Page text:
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Stress Bars

Talk about bird illnesses and other bird health related issues. Seeds, pellets, fruits, vegetables and more. Discuss what to feed your birds and in what quantity. Share your recipe ideas.

Stress Bars

Postby WanderingWarbler » Sun Jun 16, 2019 8:28 pm

Hey guys, new member here. I own 2 GCC's a high red and a yellow sided. Long story short I believe my male, Chorizo, has developed stress bars on his new tail feathers and I'm really worried. I've worked with wild birds, am getting my masters studying birds, and plan on receiving a PhD in ornithology, so I love birds, they're my life, and my bird's health is my number one priority. I feed zupreem natural pellets, chop is given every 1-2 days, and seeds are given (5-6 total) when I'm doing training throughout the week. We provide numerous toys, change toy location and type frequently and try and allow them out of their cage between 7-8 hours a day. They go to bed at 10 pm almost every night and wake up around 9:30 am. So WTH am I doing wrong? We recently moved into a new house so I'm hoping the stress of moving is all I'm dealing with. Both are a good weight, 69g for my male and 62 for my 4 month old female. I'll probably seen an avian vet if it persists but do you think that the stress of the move could be the reason why? :gcc:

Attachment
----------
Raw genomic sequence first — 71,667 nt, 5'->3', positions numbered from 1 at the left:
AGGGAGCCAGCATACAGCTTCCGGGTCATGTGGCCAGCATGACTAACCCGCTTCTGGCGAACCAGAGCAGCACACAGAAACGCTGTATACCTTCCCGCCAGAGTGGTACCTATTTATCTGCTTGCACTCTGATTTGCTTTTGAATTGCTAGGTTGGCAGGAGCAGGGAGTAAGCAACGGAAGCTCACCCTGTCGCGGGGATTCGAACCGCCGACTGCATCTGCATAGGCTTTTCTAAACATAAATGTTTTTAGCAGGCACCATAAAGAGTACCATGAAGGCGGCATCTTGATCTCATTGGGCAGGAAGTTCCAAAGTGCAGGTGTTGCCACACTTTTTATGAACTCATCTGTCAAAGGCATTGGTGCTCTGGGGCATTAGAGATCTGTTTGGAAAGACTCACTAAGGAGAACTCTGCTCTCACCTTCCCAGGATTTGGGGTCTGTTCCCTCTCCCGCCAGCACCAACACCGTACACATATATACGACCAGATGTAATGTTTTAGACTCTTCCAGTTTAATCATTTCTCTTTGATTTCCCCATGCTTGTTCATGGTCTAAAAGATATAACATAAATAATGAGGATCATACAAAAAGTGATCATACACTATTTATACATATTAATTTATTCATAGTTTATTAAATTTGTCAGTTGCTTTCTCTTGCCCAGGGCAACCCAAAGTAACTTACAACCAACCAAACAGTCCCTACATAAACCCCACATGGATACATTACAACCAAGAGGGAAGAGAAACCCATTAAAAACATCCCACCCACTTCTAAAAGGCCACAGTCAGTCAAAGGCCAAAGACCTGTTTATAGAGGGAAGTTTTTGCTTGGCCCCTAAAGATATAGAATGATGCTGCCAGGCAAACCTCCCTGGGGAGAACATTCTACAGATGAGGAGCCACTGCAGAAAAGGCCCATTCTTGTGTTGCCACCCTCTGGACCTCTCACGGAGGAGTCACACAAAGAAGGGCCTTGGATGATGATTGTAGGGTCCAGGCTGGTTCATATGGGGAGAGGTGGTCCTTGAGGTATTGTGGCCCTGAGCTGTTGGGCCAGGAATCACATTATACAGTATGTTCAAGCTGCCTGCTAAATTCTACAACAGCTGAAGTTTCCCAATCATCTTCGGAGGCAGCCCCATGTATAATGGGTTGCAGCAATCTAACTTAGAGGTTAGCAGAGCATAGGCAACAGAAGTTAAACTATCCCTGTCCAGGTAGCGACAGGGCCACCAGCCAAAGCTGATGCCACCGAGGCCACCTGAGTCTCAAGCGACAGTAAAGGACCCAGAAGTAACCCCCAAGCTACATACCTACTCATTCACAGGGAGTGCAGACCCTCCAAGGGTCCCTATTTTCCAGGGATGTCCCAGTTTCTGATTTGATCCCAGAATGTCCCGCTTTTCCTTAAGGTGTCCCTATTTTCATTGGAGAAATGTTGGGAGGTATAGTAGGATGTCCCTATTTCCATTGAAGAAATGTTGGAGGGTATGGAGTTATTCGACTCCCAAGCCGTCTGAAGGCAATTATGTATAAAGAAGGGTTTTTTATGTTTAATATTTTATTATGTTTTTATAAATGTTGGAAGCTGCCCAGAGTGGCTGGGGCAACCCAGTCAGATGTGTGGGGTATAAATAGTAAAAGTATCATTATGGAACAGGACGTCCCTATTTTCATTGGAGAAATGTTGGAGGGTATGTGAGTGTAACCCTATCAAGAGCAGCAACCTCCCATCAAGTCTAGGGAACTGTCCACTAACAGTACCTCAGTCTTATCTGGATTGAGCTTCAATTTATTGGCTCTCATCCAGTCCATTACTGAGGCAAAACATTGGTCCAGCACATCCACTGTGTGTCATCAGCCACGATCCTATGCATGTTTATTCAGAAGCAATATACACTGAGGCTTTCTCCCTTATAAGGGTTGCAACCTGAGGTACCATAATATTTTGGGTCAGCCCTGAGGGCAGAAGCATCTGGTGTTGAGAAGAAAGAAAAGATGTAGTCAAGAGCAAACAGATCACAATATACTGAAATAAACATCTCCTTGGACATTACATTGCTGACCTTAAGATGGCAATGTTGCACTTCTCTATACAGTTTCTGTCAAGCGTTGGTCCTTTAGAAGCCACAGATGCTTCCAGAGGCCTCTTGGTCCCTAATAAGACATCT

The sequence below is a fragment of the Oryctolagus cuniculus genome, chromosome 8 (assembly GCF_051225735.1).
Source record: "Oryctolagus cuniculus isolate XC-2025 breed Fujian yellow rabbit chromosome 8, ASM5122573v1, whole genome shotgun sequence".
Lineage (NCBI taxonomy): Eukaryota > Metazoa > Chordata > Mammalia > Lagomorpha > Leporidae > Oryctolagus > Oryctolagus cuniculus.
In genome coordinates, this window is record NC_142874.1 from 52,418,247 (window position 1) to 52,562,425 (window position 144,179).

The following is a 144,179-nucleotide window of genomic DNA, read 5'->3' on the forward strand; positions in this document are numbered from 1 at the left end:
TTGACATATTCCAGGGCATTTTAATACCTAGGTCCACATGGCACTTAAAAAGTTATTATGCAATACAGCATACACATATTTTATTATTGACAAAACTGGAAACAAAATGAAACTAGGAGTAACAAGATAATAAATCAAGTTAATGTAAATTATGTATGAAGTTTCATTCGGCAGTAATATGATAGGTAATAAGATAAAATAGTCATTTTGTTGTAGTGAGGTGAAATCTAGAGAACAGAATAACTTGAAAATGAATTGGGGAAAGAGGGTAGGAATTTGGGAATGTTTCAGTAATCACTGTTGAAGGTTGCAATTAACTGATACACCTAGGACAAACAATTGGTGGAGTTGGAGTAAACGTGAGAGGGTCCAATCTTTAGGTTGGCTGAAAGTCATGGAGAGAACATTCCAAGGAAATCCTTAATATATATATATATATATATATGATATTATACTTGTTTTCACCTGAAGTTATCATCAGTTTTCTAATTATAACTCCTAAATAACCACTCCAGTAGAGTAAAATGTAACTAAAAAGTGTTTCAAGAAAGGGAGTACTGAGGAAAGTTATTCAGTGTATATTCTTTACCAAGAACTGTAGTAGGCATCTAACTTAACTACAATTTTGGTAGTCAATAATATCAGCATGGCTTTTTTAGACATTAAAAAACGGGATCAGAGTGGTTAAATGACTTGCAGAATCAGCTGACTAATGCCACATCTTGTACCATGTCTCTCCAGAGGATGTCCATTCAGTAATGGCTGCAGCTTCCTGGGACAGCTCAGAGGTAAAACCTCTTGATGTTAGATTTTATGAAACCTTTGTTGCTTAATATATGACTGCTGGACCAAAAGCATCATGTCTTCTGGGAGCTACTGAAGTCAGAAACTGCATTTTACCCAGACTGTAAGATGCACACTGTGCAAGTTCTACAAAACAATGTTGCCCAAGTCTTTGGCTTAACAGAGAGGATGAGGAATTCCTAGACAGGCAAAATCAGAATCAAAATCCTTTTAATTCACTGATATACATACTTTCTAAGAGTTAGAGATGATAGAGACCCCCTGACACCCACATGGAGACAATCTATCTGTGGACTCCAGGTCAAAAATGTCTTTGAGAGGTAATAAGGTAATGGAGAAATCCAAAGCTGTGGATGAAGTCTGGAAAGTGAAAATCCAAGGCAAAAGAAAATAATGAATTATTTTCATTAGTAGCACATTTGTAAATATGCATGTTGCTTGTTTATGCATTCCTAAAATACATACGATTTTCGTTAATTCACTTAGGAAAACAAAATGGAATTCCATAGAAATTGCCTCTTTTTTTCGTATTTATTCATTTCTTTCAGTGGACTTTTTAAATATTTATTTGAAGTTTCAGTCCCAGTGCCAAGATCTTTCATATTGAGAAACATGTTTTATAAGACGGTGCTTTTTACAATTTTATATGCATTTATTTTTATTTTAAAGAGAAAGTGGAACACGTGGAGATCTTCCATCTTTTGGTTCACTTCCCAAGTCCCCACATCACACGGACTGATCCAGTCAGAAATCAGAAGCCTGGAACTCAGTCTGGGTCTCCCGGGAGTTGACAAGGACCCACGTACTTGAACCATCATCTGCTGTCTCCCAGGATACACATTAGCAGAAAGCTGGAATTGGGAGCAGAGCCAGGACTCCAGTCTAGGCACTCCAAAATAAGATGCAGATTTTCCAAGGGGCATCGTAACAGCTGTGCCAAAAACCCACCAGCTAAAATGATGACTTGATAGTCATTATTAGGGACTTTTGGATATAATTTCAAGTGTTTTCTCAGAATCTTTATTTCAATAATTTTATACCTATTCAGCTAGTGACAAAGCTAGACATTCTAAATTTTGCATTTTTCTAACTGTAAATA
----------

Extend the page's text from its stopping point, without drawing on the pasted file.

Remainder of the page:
WanderingWarbler
Parakeet
 
Gender: This parrot forum member is female
Posts: 3
Number of Birds Owned: 2
Types of Birds Owned: GCCs
Flight: No

Re: Stress Bars

Postby Pajarita » Mon Jun 17, 2019 8:55 am

Hi, and welcome to the forum. No, the move did not cause this because the bars in the feathers are formed way before the pins come out. And I am afraid you are doing a couple of things quite wrong... If you are studying for a PHD in ornithology, you must know that birds are photoperiodic and that keeping them at a human light schedule is going to screw up their endocrine system making them produce sexual hormones all year round, year after year (something that you know is against nature). And you would also know that, when it comes to undomesticated species, you need to feed as close as possible to their natural diet in the wild - the diet you are giving them is real bad... For one thing, you cannot free-feed pellet to any parrot because they end up consuming waaaayyyy too much protein, the wrong kind of fiber (there is a study done with grays) AND too low moisture (max 10%) for a bird that evolved to eat a diet of 85 to 95% moisture (chronic subclinical dehydration ends up giving the kidney disease). And, for another, chop only every other day?! OUCH! These birds are mainly fruit eaters in the wild and need not only raw produce every single day but also large portions of fruit! The wrong diet and the wrong light schedule means a stressed out bird both physically and emotionally (sexually frustrated).